Value of Accountability in Leadership 2

The discussion of accountability in leadership will continue in this segment.  You can help your team achieve by assigning goals your team has the capacity to achieve.  By recognizing your team’s abilities vs. limits, you can encourage them to reach new peaks.  This article continues with ways to make goals more achievable.  You don’t have to make it easy, but this prevents discouragement and allows for better measurements of progress.

Accountability in leadership
You can encourage your team to reach new peaks.

Bringing the Horizon Closer.

Creating the means of measuring progress & results along the path to your goal.

Every worker and leader is frustrated if unable to measure the success or failure of the progress.  Setting small attainable objectives that build up to bigger achievements helps both workers and leaders.  Small milestones boost feelings of accomplishment & teamwork.  Small objectives also reveal if someone in your team needs help, before it is too late to help them.   

During the original expectations discussion, agree with the team on weekly milestones that have clear measurable objectives.  If the team misses a target, as a leader you need to act immediately to collectively find a solution. 

Constructive feedback is vital to your team.  Team members need to know they are missing their goals. By not telling them when there is a problem, you are actually harming their ability to deliver results.  Resolve the issues and reschedule the milestones to get the team or worker back on track.

Shaping Culture Through Language.

If more than half of your team uses positive team language, your culture is good and can succeed.  language about why your team is good, works well together or achieves great things, indicates belief in the team.  That will drive commitment.  It will boost morale.  It will help ensure success, not just on this project, but across the board.  

On the other hand, If you hear phrases like I am good or  I have achieved success, there isn’t a team.  You have problematic lone wolves which destroy an organization.   Accountability in leadership means you need to examine yourself first. Ask yourself: Does my language focus on our organizations success? Then ask yourself:  Does the language around you focus on your organization’s success?  Do your people use language that brings up your game?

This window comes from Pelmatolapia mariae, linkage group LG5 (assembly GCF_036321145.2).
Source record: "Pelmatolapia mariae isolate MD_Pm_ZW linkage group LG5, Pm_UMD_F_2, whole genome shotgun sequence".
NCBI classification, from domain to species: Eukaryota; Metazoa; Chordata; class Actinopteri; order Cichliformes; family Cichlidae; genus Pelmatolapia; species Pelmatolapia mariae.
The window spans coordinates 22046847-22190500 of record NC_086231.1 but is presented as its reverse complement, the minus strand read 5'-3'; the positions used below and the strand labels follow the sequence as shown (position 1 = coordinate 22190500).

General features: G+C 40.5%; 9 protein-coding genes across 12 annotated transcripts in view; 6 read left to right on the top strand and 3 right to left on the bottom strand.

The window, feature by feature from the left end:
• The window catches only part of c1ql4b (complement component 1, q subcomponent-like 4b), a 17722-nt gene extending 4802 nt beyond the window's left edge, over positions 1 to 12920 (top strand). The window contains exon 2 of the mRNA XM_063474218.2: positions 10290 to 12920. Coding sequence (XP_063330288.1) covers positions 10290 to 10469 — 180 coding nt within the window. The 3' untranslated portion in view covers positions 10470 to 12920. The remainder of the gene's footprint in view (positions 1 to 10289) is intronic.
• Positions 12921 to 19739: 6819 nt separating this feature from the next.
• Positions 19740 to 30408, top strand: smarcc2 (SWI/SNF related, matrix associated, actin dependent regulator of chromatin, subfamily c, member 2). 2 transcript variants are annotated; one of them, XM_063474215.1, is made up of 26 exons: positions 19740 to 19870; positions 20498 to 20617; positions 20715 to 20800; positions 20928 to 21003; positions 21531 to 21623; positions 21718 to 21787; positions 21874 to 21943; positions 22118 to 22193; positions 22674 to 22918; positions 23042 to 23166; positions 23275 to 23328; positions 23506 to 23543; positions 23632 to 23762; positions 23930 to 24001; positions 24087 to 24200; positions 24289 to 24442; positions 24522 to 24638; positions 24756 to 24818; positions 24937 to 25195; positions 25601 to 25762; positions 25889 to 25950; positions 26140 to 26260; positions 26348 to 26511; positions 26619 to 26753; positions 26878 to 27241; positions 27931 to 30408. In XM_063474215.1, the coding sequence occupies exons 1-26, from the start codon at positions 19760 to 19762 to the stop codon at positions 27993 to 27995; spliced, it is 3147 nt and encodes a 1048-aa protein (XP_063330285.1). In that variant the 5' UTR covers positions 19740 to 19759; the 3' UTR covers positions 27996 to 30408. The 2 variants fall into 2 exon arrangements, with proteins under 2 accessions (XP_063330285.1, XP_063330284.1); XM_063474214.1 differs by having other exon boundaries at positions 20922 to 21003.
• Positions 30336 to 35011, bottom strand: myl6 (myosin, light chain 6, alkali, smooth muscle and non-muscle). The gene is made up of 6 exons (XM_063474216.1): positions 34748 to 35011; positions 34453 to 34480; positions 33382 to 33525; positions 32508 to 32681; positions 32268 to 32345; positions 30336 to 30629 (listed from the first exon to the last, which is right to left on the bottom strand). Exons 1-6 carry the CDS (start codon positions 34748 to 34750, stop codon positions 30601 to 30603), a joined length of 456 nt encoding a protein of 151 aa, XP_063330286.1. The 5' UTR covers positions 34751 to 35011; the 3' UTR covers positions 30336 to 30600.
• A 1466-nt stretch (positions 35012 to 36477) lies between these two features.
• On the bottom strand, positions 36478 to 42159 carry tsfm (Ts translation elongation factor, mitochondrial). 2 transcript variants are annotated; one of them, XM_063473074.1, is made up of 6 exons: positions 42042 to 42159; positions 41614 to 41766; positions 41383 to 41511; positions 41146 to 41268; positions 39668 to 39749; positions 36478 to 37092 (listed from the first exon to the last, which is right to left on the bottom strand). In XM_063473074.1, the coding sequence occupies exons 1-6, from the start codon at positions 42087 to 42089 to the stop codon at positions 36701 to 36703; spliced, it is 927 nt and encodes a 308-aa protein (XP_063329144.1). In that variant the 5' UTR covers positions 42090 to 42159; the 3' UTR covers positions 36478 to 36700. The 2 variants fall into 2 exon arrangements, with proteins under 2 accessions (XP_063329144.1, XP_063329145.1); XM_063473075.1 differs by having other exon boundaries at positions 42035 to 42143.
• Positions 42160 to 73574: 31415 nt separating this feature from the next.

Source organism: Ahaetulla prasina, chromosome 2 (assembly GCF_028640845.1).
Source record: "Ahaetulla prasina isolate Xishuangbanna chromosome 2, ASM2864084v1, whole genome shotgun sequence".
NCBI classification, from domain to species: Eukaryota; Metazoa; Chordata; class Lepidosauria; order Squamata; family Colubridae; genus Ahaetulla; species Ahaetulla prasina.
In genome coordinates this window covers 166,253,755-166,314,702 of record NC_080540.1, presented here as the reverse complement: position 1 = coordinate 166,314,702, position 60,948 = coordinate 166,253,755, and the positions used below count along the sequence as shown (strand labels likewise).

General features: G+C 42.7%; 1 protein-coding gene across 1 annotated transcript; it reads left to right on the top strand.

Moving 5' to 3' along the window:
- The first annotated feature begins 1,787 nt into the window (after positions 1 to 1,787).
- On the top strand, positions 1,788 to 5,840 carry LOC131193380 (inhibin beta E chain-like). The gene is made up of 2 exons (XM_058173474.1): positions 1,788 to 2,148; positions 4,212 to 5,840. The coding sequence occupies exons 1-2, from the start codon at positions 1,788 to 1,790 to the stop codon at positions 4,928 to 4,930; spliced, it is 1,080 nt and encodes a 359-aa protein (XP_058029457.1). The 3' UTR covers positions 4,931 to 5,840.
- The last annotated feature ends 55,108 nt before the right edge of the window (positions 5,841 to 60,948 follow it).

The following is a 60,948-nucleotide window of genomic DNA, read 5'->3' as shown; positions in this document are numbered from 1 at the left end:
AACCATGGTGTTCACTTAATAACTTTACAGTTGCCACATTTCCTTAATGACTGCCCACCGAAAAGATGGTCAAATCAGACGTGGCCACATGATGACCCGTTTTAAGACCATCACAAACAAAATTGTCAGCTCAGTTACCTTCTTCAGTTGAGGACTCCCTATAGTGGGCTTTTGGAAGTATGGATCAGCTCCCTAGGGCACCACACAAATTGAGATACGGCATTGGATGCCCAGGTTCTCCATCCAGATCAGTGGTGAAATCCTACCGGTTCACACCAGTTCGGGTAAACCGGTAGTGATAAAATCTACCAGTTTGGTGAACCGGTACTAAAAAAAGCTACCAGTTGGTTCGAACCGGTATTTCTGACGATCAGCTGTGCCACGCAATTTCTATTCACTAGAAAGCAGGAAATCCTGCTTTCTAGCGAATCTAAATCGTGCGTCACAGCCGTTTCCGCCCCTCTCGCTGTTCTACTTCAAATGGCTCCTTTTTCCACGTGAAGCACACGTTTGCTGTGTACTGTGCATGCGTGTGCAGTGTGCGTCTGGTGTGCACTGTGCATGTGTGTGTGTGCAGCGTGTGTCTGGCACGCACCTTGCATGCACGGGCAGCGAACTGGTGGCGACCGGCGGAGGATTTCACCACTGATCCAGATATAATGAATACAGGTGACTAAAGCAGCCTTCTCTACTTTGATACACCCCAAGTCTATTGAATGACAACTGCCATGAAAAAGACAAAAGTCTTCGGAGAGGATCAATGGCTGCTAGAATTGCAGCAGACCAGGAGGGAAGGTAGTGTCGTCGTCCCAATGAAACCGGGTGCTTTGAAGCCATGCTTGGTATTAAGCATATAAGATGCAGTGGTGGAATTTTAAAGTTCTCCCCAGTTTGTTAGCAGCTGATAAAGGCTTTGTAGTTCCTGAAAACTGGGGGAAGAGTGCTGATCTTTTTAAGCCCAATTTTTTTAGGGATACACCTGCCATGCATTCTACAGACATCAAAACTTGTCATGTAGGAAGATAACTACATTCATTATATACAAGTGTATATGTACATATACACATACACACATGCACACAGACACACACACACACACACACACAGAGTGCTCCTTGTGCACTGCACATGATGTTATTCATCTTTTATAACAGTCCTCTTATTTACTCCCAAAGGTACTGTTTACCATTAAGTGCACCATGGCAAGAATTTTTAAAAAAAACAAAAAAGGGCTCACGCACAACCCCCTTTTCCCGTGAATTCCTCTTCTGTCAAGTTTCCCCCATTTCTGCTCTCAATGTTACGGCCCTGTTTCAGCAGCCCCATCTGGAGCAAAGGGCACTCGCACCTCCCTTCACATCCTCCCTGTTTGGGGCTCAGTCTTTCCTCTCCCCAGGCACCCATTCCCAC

Hold Yourself Accountable

The next guideline is that you need to hold yourself accountable.   You need to put in the hours to improve yourself.  There will be times you will have to forego pleasure and do things to improve you and/or your team.

Finally, when you look at the success or failure of your team, consider these questions.  “Were your instructions clear and attainable?  Did you take the time to determine if your team member has the capacity to deliver the desired results?  Did the milestones setup help you and your team establish whether the results could be achieved by the deadline?  Were you open and honest with your team member in your expectations and how their progress aligned with those expectations?”

At the end of the project time frame, you have three choices.  Repeat, reward or release.  Repeat if you were unclear in any of the prior steps.  Reward success with promotion or acknowledgement.  Release team members who are not a good fit for the role.  Either move them to the right role or fire them.  Be honest and consistent and take the role of accountability in leadership to heart.  You may be amazed at the growth it will spark.

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